Frost Covered Spring
Robert Frost. My first meaningful encounter with poetry occurred in fifth grade when Mr. C (still my favorite teacher) had us memorize “Stopping By Woods” and then we chalked our impressions of the poem onto dark blue construction paper. These were then pinned all around the classroom as the border above the chalkboard. As I teach this poem to my students I learn more and more from it. Frost does that with his poetry. It appears so deceptively simple at first and then there is a realization of its depth. It can be almost embarrassing at times once the analytical epiphany hits.
But I can’t imagine Frost laughing at my denseness–no, he would probably only chuckle. I imagine he might even be amused at the fuss we make analyzing his commentaries on birches, walls, and the snowy woods.
Frost is one of my faves and thought it very appropriate to feature him first among the many poets I hope to spotlight this month.
Here are a smattering of favorite poems:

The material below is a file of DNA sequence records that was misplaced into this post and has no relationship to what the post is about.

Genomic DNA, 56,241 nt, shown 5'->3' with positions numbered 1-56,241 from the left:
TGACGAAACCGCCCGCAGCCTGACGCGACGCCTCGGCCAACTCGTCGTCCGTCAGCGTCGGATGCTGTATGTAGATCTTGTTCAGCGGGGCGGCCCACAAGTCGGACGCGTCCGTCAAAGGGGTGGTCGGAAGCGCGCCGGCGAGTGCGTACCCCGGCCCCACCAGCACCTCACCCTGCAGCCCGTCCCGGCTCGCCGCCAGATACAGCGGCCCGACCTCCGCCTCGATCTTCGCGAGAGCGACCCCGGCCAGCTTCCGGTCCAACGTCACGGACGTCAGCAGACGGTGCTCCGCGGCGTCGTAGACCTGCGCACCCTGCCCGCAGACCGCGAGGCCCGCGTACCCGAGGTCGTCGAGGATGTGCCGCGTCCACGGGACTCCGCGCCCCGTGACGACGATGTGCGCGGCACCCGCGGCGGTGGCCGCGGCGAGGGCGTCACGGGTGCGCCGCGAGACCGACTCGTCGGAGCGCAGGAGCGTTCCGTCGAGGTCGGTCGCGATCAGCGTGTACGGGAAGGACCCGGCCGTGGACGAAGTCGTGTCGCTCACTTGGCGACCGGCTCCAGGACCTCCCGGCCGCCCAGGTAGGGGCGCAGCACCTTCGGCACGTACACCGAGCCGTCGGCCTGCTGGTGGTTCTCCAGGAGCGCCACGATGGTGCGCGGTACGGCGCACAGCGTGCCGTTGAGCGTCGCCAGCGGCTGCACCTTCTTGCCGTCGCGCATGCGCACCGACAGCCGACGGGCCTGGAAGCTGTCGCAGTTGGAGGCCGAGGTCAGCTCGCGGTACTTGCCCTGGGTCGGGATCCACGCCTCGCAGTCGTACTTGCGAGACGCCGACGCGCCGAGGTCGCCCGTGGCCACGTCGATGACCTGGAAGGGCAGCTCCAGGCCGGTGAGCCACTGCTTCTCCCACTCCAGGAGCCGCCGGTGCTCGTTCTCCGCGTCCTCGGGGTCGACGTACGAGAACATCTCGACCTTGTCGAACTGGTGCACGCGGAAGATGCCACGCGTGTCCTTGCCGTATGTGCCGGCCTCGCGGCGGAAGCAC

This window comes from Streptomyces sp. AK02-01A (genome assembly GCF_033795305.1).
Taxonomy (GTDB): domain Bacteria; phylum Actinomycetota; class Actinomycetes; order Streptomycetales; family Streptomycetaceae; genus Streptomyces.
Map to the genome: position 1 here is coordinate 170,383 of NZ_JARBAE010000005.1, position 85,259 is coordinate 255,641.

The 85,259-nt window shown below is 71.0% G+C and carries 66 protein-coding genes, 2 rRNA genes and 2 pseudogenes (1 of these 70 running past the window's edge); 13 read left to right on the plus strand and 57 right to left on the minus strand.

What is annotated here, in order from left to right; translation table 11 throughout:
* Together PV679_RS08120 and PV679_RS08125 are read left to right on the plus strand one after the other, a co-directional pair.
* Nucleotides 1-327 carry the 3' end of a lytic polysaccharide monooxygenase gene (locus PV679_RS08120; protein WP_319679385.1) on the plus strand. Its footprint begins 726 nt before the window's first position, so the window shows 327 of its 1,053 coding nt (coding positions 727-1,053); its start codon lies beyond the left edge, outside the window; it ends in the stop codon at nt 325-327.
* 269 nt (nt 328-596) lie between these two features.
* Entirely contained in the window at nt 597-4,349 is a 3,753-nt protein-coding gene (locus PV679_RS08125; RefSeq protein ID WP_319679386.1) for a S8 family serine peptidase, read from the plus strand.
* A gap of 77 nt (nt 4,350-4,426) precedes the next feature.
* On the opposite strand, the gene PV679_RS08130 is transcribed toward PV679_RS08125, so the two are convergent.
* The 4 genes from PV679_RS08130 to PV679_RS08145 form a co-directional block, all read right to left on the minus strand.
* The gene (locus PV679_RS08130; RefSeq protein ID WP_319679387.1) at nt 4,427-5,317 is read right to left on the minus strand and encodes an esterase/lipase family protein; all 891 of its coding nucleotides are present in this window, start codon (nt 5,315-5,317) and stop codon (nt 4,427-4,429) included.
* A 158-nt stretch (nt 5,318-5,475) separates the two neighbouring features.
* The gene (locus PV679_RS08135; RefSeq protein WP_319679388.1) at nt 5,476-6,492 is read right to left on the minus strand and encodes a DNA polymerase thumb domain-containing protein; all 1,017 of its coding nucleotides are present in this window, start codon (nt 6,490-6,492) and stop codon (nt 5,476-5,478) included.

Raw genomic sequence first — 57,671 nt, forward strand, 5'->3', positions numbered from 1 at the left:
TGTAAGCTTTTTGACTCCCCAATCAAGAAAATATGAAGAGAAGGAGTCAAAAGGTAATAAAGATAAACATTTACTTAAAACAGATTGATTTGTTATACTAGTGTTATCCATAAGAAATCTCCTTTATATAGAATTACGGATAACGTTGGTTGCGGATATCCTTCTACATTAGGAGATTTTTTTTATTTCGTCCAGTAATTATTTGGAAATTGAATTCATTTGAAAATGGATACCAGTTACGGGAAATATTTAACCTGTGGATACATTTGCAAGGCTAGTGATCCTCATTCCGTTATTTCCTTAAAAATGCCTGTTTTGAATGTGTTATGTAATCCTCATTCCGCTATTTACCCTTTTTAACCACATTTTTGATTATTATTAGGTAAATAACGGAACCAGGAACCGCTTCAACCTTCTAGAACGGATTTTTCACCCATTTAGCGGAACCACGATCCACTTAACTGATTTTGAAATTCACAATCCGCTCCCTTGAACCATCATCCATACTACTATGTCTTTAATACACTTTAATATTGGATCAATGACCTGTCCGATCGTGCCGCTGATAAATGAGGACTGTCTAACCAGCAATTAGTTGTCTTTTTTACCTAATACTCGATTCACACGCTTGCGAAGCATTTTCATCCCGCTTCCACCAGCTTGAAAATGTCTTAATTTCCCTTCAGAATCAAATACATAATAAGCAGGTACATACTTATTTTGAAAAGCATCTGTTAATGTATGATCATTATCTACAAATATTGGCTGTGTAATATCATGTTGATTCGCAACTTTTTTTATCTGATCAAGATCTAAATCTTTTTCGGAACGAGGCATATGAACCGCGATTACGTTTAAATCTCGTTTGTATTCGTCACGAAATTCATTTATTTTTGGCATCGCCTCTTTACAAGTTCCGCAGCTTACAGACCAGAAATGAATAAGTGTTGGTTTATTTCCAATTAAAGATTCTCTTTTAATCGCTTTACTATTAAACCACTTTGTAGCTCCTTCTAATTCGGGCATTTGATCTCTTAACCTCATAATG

“Acquainted With The Night”
“The Road Not Taken”
“Fire and Ice”
“Nothing Gold Can Stay”
What are your favorite Frost verses? For some reason whenever spring arrives I tend to think of Robert Frost. Maybe this is fitting–a bit of Frost helps us appreciate the warmth of spring. I think he realized that as well.
Happy Poetry Month!
Can anyone get though elementary school without learning “Stopping by Woods…”?
It’s one of the best.
I’m discovering I can teach it on many different levels. Just took a look at it in AP English in terms of style using repetition. Good poems, make that good writing, stretches all sorts of ways of appreciation.
Reblogged this on English and Things.
I’ve just read this poem for the first time. Obviously I’m not American ! I can see why it would be a good one for children but with the references to village and harness bells I would have taken it for a European poem. Forgive me ! I like it because it makes sense on first reading . but it also leaves me with too many unanswered questions. My education continues ………
Frost was from New England and the European influence definitely would be present.
Could the speaker in the poem be a woman (“he” is down in the village, small horse) ?